he pound is on course for its worst week since May 2010, when Gordon Brown, David Cameron and Nick Clegg were trying to sort out who would run the country.
Sterling crept above $1.40 against the dollar today but is almost 3% lower since February 19.
This time it is largely thanks to Boris Johnson, whose support for the Brexit camp this week electrified the EU referendum.
The weekly fall is still well below the steep slides for sterling seen in the wake of heavy interest rate cuts following the financial crisis in October 2008.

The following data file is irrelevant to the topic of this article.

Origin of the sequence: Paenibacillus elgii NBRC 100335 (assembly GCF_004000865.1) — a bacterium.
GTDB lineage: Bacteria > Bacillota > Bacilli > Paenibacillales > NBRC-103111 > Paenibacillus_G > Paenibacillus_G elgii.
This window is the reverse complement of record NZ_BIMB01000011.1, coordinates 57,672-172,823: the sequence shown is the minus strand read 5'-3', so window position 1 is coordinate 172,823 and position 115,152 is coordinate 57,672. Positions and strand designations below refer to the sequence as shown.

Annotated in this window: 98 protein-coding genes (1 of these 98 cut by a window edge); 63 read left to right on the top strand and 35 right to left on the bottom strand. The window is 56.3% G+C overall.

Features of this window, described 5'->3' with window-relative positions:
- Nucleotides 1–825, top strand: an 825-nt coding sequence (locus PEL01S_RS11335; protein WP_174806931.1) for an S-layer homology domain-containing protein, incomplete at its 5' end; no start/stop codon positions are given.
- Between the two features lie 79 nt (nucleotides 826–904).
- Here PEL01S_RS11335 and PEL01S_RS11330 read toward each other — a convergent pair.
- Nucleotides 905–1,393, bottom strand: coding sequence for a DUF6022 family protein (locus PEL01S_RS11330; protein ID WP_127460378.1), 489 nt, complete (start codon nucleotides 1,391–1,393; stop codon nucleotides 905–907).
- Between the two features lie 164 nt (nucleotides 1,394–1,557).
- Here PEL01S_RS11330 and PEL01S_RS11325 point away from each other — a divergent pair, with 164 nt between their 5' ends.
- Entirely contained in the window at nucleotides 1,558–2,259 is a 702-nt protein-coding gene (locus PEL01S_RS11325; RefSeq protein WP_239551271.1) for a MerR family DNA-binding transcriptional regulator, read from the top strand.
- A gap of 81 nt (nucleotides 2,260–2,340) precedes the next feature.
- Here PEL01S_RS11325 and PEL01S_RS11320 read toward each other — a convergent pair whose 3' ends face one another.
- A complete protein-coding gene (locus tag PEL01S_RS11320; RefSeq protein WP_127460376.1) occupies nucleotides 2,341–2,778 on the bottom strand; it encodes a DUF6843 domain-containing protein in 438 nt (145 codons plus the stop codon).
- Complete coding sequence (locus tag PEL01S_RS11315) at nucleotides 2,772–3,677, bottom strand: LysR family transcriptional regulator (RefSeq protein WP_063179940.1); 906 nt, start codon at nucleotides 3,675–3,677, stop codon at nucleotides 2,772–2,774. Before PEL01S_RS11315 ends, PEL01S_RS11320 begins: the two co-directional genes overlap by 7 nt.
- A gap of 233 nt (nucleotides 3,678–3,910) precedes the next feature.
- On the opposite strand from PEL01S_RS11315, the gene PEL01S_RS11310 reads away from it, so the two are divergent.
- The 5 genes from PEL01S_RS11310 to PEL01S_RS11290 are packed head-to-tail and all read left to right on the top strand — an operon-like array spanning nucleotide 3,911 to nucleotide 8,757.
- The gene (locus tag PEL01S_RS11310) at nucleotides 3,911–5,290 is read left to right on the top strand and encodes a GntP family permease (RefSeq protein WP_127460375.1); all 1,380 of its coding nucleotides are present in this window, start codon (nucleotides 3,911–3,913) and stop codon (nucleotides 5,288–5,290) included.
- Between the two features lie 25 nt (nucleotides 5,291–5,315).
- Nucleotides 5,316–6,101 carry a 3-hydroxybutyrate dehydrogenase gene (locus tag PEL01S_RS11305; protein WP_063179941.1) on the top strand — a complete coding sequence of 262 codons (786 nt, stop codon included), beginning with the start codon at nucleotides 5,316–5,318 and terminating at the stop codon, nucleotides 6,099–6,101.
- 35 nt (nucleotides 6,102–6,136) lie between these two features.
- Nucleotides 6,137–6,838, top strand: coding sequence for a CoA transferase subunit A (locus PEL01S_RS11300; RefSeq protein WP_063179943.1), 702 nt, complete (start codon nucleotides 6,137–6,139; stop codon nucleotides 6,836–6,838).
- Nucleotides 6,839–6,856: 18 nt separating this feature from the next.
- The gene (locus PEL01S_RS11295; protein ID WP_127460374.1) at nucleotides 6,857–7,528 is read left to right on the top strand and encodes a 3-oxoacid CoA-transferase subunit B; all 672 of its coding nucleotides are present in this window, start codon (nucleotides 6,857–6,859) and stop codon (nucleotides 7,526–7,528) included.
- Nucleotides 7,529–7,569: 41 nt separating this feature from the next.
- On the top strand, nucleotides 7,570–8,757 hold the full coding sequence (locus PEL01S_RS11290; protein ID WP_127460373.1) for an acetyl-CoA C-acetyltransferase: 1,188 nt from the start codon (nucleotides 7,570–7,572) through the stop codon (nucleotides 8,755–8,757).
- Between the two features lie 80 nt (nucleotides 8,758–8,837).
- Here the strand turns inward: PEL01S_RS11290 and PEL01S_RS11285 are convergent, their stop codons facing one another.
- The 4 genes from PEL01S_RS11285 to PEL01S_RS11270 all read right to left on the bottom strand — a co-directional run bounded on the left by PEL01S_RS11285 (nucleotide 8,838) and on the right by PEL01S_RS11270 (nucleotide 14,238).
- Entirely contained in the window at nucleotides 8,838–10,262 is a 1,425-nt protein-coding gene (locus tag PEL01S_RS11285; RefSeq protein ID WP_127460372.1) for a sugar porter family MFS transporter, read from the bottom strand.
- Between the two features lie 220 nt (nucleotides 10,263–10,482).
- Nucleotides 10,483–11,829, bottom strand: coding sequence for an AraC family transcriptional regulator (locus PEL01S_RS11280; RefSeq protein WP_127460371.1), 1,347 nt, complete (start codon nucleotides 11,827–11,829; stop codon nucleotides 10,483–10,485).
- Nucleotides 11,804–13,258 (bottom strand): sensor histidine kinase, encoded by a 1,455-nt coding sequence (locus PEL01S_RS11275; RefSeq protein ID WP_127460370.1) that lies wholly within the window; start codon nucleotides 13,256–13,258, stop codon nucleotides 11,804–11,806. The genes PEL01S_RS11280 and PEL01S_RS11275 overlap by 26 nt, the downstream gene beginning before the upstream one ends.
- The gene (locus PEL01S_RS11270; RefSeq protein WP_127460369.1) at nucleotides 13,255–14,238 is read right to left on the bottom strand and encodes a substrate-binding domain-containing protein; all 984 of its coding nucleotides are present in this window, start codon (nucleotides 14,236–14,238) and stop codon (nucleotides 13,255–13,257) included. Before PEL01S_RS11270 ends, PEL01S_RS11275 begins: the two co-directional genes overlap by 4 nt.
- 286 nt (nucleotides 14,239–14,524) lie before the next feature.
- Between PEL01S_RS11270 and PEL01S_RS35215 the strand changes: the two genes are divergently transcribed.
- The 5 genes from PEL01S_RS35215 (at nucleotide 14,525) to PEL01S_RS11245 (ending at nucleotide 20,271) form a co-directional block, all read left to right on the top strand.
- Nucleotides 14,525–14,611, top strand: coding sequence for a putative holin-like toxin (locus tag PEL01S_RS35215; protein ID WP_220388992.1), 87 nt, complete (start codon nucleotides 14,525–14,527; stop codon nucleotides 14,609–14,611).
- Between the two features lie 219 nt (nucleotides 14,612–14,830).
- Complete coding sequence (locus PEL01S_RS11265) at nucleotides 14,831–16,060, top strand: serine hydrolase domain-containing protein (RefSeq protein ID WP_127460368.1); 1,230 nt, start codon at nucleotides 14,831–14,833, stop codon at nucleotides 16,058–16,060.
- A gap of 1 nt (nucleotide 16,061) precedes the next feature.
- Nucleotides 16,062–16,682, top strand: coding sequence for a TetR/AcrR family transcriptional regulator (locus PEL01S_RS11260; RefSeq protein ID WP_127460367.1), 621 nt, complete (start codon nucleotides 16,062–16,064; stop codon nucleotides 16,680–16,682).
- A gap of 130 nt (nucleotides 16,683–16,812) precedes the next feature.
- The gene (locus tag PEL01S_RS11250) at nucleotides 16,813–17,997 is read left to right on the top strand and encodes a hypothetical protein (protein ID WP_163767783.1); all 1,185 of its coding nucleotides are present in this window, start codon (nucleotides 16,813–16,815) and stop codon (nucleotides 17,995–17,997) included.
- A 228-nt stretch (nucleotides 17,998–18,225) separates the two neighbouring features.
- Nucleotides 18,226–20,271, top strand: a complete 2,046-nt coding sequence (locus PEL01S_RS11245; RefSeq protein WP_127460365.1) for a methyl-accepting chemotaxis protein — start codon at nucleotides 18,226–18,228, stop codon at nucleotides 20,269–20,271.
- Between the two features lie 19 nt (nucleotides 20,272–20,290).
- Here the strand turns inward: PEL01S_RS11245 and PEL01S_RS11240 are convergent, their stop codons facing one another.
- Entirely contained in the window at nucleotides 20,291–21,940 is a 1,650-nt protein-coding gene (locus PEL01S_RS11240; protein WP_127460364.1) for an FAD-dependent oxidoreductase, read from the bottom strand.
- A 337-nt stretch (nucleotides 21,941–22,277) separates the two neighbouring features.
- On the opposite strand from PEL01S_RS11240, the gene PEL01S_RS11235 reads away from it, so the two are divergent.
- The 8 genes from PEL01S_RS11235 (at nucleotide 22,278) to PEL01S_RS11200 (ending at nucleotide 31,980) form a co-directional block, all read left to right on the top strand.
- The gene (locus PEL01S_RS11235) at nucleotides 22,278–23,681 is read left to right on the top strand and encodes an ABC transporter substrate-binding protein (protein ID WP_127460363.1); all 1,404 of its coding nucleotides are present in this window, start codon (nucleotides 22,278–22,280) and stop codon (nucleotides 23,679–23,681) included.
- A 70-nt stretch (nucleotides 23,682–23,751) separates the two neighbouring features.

But most experts are braced for more weakness ahead.
Rabobank senior currency analyst Jane Foley said: “Potentially we have four months of political uncertainty, which is detrimental to the currency.
“There is a perception gaining ground that sterling has a previous history of falling hard on significant momentous political events so it remains very vulnerable.”
Chancellor George Osborne tweeted from the G20 meeting in China that a Brexit vote would represent a “profound economic shock”.
He added that “now would be [the] worst time for UK to take gamble of EU exit”.
Goldman Sachs has warned that the pound could slump 20% on a Brexit while a survey of 34 economists by Bloomberg found that 29 predict the pound could drop to $1.35 or lower within a week if the UK votes to leave, which would be the lowest since 1985.